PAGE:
Summer house at the high end in Monkstown

Exquisite cornice work and ceiling roses of a standard normally reserved for stately piles


Thormanby is one of six identical detached houses on Queen’s Park, Monkstown, Co Dublin, that are believed to have been built as summer houses for the Victorian gentry. As summer houses go, these were at the higher end of the spectrum. Whoever built them in 1870 was looking to attract a select buyer with a very high spec.

In those days a high spec property had to have lashings of ornate plasterwork and Thormanby doesn’t disappoint. The exquisite cornice work and ceiling roses in the entrance hall and main reception rooms are of a standard more often reserved for a stately pile.

The rooms are gracious and well-proportioned with high ceilings, multiple sash windows and fine marble mantlepieces. An essential requirement in those days would have been a garden level to house the servants.

The current owners of all six houses have kept them looking suitably summery and Thormanby, which is painted lemon yellow, is asking €2.5 million through DNG.

Reasonably close to the sea (Seapoint is less than 10 minutes on foot), Queen’s Park, a quiet road of period houses and apartments, is off the Monkstown Road.

The ground floor is what you’d expect of a grand period house. It has a number of formal reception rooms, including a drawing room, a beautiful dual aspect room with a white marble fireplace and a bay of sash windows to the front.

The dining room is a more sombre affair, with a dark grey marble fireplace, while the library is brighter and less fusty than the average library – some of the neighbours use this room, which is at the front of the house, as a morning room.

Even the downstairs bathroom is quite splendid, painted blue and with high ceilings, it also serves as a family picture gallery.

The only detraction from the general fabulousness of this floor are the carpets – mostly blue – that add a dated note to what is otherwise a sophisticated look.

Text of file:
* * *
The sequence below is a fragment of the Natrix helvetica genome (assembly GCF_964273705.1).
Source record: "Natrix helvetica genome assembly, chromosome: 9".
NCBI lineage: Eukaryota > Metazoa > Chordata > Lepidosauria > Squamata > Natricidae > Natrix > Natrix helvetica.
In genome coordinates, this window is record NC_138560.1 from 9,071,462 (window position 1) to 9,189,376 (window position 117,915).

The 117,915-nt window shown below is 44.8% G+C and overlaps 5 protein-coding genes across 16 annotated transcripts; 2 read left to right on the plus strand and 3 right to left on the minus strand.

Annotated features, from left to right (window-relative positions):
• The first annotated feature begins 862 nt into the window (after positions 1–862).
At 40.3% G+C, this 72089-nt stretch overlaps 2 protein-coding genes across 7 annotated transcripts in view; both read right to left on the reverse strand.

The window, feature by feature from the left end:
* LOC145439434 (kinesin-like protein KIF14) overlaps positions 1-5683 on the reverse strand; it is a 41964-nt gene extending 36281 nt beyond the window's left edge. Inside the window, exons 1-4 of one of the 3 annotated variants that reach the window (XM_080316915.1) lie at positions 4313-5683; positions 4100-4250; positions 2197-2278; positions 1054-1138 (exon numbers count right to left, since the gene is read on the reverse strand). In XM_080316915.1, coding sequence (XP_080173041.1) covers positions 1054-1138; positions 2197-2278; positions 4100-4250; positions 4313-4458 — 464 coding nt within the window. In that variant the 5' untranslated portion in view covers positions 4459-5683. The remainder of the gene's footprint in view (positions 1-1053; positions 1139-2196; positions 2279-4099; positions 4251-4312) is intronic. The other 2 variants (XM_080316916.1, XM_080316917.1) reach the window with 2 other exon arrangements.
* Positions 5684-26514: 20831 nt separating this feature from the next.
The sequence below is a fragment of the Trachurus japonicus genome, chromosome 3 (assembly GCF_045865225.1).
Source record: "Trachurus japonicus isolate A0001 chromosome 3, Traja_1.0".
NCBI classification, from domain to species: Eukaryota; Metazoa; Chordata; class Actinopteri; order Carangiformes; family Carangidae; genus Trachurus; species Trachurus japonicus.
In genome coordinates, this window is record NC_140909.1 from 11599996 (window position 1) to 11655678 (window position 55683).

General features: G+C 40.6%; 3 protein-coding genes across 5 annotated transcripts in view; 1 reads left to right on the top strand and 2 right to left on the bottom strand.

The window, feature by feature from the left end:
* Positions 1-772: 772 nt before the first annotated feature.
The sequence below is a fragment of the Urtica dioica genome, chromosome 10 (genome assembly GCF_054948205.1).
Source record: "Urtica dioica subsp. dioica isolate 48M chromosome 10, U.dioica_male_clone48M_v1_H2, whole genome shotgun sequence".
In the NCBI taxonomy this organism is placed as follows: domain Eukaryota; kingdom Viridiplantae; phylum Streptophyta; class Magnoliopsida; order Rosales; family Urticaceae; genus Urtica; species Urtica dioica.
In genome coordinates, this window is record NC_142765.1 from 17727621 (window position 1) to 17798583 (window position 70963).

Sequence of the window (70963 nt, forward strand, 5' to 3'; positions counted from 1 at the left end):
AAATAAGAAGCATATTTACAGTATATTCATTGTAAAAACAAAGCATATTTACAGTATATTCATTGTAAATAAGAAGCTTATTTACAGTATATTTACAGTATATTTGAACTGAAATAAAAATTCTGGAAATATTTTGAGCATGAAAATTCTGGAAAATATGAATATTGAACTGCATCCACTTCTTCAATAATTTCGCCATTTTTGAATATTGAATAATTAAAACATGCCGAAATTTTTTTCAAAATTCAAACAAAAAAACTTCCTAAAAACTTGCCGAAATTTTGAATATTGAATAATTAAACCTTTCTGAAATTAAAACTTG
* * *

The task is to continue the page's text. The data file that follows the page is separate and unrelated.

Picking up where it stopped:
The fact that the kitchen is at garden level might also put off anyone with aspirations to entertain in the formal dining room as it would involve a l ot of running up and down stairs.

Once the servants’ quarters, the garden level is not as ornate as other floors but has a lot of very practical rooms, including a utility, fifth bedroom and a grey and white bathroom with a bath and circular shower.The kitchen/dining room has a cool grey and white colour scheme and the view from the dining area up to the front garden gives this space a cosseted feel.

The kitchen units are white and perfectly serviceable but a new owner might want to update.There’s also a TV room and a toilet at this level.

At first floor level there are four spacious double bedrooms off the landing. They all have grey marble fireplaces and built in wardrobes and the main bedroom has a soothing cream colour scheme and en suite.

There are steps up to a family bathroom with the original standalone bath. There’s Stira access to an attic from this room.

For such a large house (385sq m), the back garden is quite bijou, with a patio area and small lawn. There might be scope to knock the double car port to the side of the house to add to this space. There’s also another patio to the side of the house that the current owners have used for summer barbecues.